The circumstances of that major hole were quite ironic. Several months ago, the Jerusalem municipality decided to start operating the Israeli bus company Egged in Silwan and around the eastern slopes of the Old City. The pretext was the growing number of Jewish settlers, several hundred in total, who moved to live in those areas amidst hundreds of thousands of Palestinians. Presumably, the Jewish settlers had an urgent need for their own familiar Israeli public transportation. The full-size bus, line 43 (numbered perhaps in celebration of the impending 43rd anniversary of the Israeli occupation of East Jerusalem) travels up and down the valley eight times a day. Since Palestinians have their own perfectly efficient East Jerusalem bus company, and settlers make use of their private fancy cars or bullet-proof minibuses, line 43 is almost always empty. It is a tax-money-eating, traffic-jamming, political, useless ghost-bus, and on 2 January 2010, it got stuck in the large hole caused by the underground excavations.
Recently, Madaa Creative Center opened a course in journalism for teenagers and two enrolled. After some investigation, the staff in the center realized that children had either lost faith in journalism or thought it was an inconsequential pastime activity like soccer or lizard hunting. In the last two years every correspondent to every newspaper and channel in the country and abroad has visited Silwan to write or film a very important piece. Everyone was here, but the excavations go on, and the Jerusalem municipality is about to confiscate more land, and Fatma’s neighbors were sent to the street after their house had been demolished, and it seems to the young residents of Silwan that no one really cares.
Ever since the line 43 bus was stuck, more holes and cracks materialized in various locations, popping up like overturned mushrooms after heavy rain. In a recent visit to one of those holes, just above a kindergarten, the municipal engineer was recorded admitting the reason to be the excavations. Media rushed to the scene and the kindergarten children were ushered outside and told to look sad. What awaits these children in reality?
According to municipal and state plans, Wadi Hilweh might soon become verdant and attractive again, as in its glory days. Roads will be closed off to traffic and become lovely promenades, floral bicycle paths will replace dingy alleys, ivy-coated trees will be happily planted in every corner, and extinct biblical birds will be genetically resurrected and forced to nest in strategic tourist locations. Pilgrims with heavy wallets will be heartily welcomed in inns and chain restaurants. They will once again be able to wash their pedicured feet in the spa bubbling waters, and guzzle down cold margaritas with a wonderful view of Jerusalem’s Old City. Line 43 will convert into an open double-decker site-seeing tour bus and will never be empty again!But the highlight of the new pilgrims’ visit will surely be the magnificent underground network of tunnels and roads. Above them, there won’t be a single Palestinian living anymore, because the plan also directly includes the demolition of dozens if not hundreds of Palestinian houses and confiscation of Palestinian lands, and subsequently brings to the expelling and relocation of Palestinian residents. The municipality is trying to sell the plan by promising the residents to retroactively legalize some houses and even to issue several permits for construction of second floors. They promise green parks, economical growth and eternal sunshine. But the residents are no fools, and neither are the children of Silwan who have lived a childhood of discrimination and neglect under Israeli occupation and know the bitter truth: Wadi Hilweh and al-Bustan will be plasticized, commercialized and ethnically cleansed.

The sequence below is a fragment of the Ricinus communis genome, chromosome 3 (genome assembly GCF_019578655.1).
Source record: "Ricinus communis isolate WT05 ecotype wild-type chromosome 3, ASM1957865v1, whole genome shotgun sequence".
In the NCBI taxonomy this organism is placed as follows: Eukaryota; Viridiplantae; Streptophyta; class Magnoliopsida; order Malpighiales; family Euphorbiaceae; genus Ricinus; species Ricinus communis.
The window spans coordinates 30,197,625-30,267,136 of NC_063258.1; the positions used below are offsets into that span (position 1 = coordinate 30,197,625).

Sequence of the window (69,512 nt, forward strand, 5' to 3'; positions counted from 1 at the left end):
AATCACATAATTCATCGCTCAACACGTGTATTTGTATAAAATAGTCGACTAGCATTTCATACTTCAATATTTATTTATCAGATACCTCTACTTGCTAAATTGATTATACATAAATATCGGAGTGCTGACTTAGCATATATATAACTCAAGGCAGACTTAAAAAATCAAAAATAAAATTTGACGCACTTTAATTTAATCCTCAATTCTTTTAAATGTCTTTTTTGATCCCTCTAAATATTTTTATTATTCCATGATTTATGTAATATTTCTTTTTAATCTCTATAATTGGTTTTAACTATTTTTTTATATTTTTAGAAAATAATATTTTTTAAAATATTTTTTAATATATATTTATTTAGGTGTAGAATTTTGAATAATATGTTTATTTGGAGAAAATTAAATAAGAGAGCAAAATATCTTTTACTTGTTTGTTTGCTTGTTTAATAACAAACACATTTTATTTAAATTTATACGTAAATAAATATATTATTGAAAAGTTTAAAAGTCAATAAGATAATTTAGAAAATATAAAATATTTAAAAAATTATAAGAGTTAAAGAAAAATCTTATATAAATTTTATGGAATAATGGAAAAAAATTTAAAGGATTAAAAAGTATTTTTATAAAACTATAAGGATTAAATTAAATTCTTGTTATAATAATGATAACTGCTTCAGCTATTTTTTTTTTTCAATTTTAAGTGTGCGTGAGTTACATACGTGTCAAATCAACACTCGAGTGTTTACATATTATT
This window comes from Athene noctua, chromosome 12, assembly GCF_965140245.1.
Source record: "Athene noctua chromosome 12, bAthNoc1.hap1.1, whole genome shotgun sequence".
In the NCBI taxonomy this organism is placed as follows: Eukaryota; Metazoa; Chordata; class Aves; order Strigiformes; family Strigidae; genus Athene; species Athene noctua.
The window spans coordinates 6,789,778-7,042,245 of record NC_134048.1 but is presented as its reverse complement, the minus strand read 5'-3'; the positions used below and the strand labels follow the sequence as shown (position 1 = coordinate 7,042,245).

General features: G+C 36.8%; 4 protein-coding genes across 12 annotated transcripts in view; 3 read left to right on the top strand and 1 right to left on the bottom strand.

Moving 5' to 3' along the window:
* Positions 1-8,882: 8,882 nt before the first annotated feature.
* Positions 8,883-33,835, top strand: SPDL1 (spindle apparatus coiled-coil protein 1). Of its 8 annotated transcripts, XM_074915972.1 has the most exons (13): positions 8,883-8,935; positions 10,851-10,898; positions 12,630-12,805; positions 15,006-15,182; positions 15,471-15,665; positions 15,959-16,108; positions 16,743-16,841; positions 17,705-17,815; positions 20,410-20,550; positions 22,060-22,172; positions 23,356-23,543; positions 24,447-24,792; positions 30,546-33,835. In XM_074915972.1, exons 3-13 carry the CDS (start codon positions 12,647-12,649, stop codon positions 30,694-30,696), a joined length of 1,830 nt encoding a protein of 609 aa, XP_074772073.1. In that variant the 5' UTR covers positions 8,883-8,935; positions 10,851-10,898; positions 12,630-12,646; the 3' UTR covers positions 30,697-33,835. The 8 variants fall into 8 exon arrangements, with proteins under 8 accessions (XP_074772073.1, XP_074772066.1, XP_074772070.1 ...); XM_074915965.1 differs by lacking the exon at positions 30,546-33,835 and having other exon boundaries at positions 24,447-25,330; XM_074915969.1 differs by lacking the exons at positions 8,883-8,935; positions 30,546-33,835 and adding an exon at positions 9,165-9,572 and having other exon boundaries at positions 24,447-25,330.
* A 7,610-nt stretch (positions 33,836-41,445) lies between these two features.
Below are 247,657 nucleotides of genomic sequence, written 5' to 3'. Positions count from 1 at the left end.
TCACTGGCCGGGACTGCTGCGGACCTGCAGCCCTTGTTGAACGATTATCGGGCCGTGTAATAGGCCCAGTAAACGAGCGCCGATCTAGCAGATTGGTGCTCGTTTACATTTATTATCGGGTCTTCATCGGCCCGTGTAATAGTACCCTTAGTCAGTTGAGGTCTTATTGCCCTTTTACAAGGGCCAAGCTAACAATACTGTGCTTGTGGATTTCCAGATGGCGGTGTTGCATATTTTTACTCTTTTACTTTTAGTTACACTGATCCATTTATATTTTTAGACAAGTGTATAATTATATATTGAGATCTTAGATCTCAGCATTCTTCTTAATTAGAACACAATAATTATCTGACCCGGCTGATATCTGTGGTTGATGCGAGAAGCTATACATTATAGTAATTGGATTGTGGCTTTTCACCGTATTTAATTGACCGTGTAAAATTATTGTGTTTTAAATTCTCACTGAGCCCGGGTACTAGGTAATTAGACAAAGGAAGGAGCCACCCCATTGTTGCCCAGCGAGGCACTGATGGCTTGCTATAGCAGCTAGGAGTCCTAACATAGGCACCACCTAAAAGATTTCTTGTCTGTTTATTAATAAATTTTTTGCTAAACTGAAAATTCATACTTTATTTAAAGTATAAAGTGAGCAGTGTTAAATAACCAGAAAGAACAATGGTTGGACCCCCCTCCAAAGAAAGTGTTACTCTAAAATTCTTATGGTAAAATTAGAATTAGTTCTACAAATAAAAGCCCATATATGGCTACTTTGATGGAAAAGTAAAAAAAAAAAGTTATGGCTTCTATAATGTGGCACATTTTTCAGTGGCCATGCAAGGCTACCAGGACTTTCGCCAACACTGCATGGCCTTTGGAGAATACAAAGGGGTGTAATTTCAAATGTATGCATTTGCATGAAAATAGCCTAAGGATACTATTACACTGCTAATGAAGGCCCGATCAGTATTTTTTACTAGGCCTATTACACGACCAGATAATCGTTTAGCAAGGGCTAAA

Today, when I walk in the Wadi Hilweh and al-Bustan neighborhoods I can sadly visualize the biblical touristic paradise that the settlers and the Israeli authorities are planning. They have even shamelessly published a drawing of their vision. On the other hand, it is impossible for me to visualize or grasp the circle of violence and generational hatred that their plans might entail. In a region where the butterfly effect brutally manifests itself on a daily basis, one sniper’s bullet can change the course of history, and Fatme’s drawing of her once-standing home might precede the next horrible bloodshed. The tunnels are being excavated right now, as you are reading this article. What you don’t see, you don’t know? Now you know.
Danny Felsteiner is an Israeli-born musician and writer who lives in Jerusalem. Together with his wife they run a free music school for Palestinian children in Silwan, as part of the Madaa Silwan Creative Center (www.madaasilwan.org). They also travel several times a year to Jordan to give music workshops to Iraqi and Palestinian refugees and to Jordanian children with special needs (www.preludefund.org). He can be reached at dannyfelsteiner A T gmail D O T com.